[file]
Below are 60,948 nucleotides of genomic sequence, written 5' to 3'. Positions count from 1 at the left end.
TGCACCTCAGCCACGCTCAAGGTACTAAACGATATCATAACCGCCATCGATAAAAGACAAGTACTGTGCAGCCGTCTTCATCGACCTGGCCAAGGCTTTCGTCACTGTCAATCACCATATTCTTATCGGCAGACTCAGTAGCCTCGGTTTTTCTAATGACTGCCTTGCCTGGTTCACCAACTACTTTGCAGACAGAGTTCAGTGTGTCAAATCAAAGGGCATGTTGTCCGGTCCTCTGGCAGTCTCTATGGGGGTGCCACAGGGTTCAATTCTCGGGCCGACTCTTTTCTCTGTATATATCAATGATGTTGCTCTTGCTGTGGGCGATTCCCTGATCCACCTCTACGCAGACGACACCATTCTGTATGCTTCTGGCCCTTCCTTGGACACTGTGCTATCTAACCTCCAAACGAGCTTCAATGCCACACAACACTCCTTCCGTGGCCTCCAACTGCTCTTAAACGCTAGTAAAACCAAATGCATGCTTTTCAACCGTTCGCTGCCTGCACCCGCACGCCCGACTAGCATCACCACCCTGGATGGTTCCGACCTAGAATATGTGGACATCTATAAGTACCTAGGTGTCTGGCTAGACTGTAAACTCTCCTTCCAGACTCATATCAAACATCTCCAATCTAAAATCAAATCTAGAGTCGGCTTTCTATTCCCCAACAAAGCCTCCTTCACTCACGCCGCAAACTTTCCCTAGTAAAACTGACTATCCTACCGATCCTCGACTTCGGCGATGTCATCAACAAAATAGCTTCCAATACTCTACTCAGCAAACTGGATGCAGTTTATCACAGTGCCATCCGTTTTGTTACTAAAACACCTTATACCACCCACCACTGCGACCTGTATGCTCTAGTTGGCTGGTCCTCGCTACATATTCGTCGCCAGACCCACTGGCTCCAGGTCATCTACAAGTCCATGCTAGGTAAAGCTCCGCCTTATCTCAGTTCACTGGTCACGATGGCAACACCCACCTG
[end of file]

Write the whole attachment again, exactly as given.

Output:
Below are 60,948 nucleotides of genomic sequence, written 5' to 3'. Positions count from 1 at the left end.
TGCACCTCAGCCACGCTCAAGGTACTAAACGATATCATAACCGCCATCGATAAAAGACAAGTACTGTGCAGCCGTCTTCATCGACCTGGCCAAGGCTTTCGTCACTGTCAATCACCATATTCTTATCGGCAGACTCAGTAGCCTCGGTTTTTCTAATGACTGCCTTGCCTGGTTCACCAACTACTTTGCAGACAGAGTTCAGTGTGTCAAATCAAAGGGCATGTTGTCCGGTCCTCTGGCAGTCTCTATGGGGGTGCCACAGGGTTCAATTCTCGGGCCGACTCTTTTCTCTGTATATATCAATGATGTTGCTCTTGCTGTGGGCGATTCCCTGATCCACCTCTACGCAGACGACACCATTCTGTATGCTTCTGGCCCTTCCTTGGACACTGTGCTATCTAACCTCCAAACGAGCTTCAATGCCACACAACACTCCTTCCGTGGCCTCCAACTGCTCTTAAACGCTAGTAAAACCAAATGCATGCTTTTCAACCGTTCGCTGCCTGCACCCGCACGCCCGACTAGCATCACCACCCTGGATGGTTCCGACCTAGAATATGTGGACATCTATAAGTACCTAGGTGTCTGGCTAGACTGTAAACTCTCCTTCCAGACTCATATCAAACATCTCCAATCTAAAATCAAATCTAGAGTCGGCTTTCTATTCCCCAACAAAGCCTCCTTCACTCACGCCGCAAACTTTCCCTAGTAAAACTGACTATCCTACCGATCCTCGACTTCGGCGATGTCATCAACAAAATAGCTTCCAATACTCTACTCAGCAAACTGGATGCAGTTTATCACAGTGCCATCCGTTTTGTTACTAAAACACCTTATACCACCCACCACTGCGACCTGTATGCTCTAGTTGGCTGGTCCTCGCTACATATTCGTCGCCAGACCCACTGGCTCCAGGTCATCTACAAGTCCATGCTAGGTAAAGCTCCGCCTTATCTCAGTTCACTGGTCACGATGGCAACACCCACCTG